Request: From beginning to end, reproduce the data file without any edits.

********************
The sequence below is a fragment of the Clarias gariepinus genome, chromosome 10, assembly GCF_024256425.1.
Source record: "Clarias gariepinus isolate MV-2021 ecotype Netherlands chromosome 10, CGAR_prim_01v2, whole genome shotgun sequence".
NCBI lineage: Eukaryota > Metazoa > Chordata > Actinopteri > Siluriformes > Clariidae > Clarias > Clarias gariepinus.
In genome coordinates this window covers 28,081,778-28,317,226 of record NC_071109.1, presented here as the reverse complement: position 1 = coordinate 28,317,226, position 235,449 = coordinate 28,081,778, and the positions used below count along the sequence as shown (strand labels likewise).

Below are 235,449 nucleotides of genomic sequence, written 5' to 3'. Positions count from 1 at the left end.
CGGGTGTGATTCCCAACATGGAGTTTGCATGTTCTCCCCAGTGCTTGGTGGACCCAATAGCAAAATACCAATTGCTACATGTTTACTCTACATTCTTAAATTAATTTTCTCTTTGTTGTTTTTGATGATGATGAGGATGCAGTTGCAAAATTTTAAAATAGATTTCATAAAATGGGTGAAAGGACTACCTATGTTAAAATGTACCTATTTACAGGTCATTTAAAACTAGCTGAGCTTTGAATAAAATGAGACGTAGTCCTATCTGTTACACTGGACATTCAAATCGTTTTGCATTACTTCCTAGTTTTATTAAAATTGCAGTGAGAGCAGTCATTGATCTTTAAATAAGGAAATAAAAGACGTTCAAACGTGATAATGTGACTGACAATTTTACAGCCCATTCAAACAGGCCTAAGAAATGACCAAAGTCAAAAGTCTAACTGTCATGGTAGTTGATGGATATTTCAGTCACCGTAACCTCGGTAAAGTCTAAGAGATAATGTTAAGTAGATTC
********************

The sequence below is a fragment of the Clarias gariepinus genome, chromosome 10, assembly GCF_024256425.1.
Source record: "Clarias gariepinus isolate MV-2021 ecotype Netherlands chromosome 10, CGAR_prim_01v2, whole genome shotgun sequence".
NCBI lineage: Eukaryota > Metazoa > Chordata > Actinopteri > Siluriformes > Clariidae > Clarias > Clarias gariepinus.
In genome coordinates this window covers 28,081,778-28,317,226 of record NC_071109.1, presented here as the reverse complement: position 1 = coordinate 28,317,226, position 235,449 = coordinate 28,081,778, and the positions used below count along the sequence as shown (strand labels likewise).

Below are 235,449 nucleotides of genomic sequence, written 5' to 3'. Positions count from 1 at the left end.
CGGGTGTGATTCCCAACATGGAGTTTGCATGTTCTCCCCAGTGCTTGGTGGACCCAATAGCAAAATACCAATTGCTACATGTTTACTCTACATTCTTAAATTAATTTTCTCTTTGTTGTTTTTGATGATGATGAGGATGCAGTTGCAAAATTTTAAAATAGATTTCATAAAATGGGTGAAAGGACTACCTATGTTAAAATGTACCTATTTACAGGTCATTTAAAACTAGCTGAGCTTTGAATAAAATGAGACGTAGTCCTATCTGTTACACTGGACATTCAAATCGTTTTGCATTACTTCCTAGTTTTATTAAAATTGCAGTGAGAGCAGTCATTGATCTTTAAATAAGGAAATAAAAGACGTTCAAACGTGATAATGTGACTGACAATTTTACAGCCCATTCAAACAGGCCTAAGAAATGACCAAAGTCAAAAGTCTAACTGTCATGGTAGTTGATGGATATTTCAGTCACCGTAACCTCGGTAAAGTCTAAGAGATAATGTTAAGTAGATTC